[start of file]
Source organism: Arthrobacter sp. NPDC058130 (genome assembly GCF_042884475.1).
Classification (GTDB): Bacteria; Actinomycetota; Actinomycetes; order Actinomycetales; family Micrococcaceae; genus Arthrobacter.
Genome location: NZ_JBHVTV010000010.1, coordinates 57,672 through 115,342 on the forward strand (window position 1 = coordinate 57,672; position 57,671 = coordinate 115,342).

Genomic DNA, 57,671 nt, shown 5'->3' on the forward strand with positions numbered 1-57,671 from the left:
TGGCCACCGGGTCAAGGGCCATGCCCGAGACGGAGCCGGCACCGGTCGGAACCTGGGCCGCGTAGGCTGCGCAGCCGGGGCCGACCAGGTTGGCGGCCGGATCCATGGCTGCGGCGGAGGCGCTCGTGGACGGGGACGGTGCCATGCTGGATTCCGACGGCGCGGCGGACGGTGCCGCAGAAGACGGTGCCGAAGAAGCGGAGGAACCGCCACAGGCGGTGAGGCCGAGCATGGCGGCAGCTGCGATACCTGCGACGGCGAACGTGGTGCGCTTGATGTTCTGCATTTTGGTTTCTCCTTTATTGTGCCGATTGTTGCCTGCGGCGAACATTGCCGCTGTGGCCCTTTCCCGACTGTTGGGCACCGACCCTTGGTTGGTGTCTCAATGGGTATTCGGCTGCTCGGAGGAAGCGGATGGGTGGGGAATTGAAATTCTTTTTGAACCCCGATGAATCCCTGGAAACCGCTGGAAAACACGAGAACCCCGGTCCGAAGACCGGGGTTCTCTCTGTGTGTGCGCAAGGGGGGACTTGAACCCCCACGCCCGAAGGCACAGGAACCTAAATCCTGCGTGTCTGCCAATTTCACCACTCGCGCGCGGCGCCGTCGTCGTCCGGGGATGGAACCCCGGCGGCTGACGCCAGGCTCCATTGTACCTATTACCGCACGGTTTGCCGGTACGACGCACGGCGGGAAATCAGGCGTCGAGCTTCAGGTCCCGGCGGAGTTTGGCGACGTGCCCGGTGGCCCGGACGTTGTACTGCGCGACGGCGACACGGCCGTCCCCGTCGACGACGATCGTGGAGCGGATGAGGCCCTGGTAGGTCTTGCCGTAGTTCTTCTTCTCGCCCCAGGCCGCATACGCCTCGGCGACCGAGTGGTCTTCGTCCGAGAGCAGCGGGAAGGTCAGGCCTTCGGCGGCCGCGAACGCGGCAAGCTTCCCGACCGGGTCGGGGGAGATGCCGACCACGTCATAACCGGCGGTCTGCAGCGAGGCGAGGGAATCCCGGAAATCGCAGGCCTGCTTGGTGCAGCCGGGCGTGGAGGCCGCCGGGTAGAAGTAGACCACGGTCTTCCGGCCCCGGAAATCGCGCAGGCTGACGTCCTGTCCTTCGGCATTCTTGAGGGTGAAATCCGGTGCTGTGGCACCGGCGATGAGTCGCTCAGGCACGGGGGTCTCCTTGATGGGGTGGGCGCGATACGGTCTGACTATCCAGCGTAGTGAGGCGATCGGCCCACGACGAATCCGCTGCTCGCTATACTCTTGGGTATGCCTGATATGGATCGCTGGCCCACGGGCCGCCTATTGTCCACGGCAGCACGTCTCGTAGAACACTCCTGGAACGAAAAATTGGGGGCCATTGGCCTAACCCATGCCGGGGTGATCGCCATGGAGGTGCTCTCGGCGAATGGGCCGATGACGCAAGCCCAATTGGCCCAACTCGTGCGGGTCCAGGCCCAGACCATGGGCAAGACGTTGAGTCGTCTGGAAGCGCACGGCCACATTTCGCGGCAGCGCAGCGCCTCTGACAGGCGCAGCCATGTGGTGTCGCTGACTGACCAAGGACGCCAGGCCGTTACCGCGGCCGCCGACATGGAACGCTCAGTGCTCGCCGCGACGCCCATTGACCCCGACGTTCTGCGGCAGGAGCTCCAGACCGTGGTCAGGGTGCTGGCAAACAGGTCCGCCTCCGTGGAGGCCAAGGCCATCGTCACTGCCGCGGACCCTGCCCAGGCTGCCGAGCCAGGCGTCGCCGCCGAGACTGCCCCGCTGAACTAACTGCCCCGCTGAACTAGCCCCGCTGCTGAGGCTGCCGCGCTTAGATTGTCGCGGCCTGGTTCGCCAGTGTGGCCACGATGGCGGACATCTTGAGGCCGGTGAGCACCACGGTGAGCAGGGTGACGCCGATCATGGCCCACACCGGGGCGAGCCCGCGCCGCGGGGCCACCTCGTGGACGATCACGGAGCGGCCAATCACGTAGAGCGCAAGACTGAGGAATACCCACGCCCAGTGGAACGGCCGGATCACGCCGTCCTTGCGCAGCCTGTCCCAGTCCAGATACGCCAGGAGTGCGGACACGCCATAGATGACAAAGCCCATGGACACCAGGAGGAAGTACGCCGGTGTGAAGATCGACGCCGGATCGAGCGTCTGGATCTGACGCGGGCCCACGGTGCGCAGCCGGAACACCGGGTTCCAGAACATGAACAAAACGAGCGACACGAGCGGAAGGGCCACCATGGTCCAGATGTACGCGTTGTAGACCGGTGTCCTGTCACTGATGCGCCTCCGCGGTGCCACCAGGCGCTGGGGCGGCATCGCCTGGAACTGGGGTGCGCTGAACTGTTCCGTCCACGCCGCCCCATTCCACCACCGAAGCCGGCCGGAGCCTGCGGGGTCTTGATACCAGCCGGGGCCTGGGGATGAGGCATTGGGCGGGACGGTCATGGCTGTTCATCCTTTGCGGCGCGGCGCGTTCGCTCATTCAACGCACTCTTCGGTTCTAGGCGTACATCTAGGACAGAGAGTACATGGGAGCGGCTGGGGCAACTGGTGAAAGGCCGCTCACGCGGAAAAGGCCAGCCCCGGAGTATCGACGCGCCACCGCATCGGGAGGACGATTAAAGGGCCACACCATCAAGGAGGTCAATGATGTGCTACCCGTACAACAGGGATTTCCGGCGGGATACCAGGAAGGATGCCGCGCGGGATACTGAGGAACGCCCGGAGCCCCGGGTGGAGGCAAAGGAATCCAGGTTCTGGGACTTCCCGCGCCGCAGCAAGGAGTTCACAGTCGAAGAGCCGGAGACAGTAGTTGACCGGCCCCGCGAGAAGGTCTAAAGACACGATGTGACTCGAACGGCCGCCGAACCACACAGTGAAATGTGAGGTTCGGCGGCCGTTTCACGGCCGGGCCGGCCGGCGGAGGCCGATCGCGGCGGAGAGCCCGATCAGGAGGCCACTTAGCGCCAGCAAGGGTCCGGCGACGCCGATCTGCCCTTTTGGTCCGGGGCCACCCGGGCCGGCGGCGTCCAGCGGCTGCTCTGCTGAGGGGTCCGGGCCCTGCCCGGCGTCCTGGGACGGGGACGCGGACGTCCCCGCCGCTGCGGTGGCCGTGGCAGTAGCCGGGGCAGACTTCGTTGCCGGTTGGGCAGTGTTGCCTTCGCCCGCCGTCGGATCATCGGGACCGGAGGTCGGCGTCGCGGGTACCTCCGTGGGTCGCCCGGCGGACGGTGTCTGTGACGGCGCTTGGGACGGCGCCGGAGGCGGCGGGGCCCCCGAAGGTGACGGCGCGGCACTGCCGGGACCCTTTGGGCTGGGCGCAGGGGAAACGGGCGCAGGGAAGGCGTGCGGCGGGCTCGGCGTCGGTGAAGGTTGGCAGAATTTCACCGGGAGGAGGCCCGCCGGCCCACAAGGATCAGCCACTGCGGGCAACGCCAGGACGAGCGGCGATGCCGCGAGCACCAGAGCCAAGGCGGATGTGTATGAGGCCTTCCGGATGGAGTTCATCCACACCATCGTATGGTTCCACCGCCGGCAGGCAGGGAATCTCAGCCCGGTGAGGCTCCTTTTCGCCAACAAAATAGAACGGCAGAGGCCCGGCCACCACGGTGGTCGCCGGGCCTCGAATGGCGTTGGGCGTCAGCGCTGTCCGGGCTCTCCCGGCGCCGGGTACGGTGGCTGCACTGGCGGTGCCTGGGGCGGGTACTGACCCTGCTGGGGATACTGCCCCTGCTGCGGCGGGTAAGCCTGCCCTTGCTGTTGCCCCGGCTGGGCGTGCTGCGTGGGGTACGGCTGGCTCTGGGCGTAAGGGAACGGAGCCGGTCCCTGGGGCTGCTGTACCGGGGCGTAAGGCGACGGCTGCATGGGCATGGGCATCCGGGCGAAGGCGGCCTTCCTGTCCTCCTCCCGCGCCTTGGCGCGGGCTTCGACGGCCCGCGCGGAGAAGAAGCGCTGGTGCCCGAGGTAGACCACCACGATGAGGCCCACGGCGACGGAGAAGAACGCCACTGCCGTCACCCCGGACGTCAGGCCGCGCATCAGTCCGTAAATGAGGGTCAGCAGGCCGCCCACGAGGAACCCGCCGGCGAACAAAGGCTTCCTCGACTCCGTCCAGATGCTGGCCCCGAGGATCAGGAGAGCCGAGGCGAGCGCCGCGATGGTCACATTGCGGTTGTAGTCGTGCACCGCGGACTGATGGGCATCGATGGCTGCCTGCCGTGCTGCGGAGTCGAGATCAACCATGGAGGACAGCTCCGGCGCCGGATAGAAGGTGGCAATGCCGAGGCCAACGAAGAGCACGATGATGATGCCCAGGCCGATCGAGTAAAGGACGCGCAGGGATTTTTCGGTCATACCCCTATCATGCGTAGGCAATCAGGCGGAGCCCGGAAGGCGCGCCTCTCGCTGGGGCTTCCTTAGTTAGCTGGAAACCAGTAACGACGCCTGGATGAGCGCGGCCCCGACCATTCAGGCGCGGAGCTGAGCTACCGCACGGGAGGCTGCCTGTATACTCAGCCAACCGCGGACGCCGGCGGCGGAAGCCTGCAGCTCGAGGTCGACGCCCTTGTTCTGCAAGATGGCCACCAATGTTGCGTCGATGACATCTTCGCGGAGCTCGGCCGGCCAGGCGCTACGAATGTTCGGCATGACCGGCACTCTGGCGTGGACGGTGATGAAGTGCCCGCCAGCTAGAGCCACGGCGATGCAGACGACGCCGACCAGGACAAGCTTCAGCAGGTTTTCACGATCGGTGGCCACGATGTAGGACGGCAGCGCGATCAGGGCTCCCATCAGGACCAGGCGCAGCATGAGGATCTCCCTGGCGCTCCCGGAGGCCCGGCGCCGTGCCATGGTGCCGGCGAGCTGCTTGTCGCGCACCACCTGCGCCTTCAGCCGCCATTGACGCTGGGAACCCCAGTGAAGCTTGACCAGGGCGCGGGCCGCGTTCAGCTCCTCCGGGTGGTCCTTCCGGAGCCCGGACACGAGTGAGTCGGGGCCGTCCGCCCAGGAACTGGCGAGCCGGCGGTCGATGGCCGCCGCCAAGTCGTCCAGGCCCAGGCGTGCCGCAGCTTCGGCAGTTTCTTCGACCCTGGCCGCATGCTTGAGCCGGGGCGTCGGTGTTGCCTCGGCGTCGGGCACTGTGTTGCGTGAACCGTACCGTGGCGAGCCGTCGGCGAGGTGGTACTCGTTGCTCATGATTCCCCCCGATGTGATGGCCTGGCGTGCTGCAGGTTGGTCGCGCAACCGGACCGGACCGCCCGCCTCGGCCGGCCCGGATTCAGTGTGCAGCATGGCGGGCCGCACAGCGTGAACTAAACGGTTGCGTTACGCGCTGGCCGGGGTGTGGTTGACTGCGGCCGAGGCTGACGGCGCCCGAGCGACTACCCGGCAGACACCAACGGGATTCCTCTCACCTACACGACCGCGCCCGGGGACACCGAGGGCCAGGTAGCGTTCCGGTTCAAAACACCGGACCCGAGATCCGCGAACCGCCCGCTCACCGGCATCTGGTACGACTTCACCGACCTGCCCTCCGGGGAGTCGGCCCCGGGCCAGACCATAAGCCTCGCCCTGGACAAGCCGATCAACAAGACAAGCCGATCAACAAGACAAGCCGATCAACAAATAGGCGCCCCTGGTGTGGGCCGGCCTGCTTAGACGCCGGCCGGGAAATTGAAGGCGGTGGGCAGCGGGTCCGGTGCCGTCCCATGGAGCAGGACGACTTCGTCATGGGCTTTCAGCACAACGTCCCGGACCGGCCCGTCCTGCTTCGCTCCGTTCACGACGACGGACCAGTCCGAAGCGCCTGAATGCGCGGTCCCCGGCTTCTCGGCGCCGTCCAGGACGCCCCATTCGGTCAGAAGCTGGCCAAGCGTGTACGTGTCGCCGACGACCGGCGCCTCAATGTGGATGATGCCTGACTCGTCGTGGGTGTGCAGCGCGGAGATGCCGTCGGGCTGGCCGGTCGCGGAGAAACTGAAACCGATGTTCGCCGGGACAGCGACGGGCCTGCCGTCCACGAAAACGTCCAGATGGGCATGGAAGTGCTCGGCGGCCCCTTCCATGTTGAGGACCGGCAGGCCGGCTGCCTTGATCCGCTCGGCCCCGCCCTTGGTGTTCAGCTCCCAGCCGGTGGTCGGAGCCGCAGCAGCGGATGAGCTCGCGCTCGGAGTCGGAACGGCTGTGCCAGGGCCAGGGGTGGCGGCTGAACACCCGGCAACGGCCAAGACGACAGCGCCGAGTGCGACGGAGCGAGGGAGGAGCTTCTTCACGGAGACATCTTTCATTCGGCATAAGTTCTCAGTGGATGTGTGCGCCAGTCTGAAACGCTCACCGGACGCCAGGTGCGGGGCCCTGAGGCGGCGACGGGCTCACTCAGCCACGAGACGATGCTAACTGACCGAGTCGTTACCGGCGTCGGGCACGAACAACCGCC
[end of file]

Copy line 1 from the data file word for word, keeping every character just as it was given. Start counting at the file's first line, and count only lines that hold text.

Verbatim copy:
Source organism: Arthrobacter sp. NPDC058130 (genome assembly GCF_042884475.1).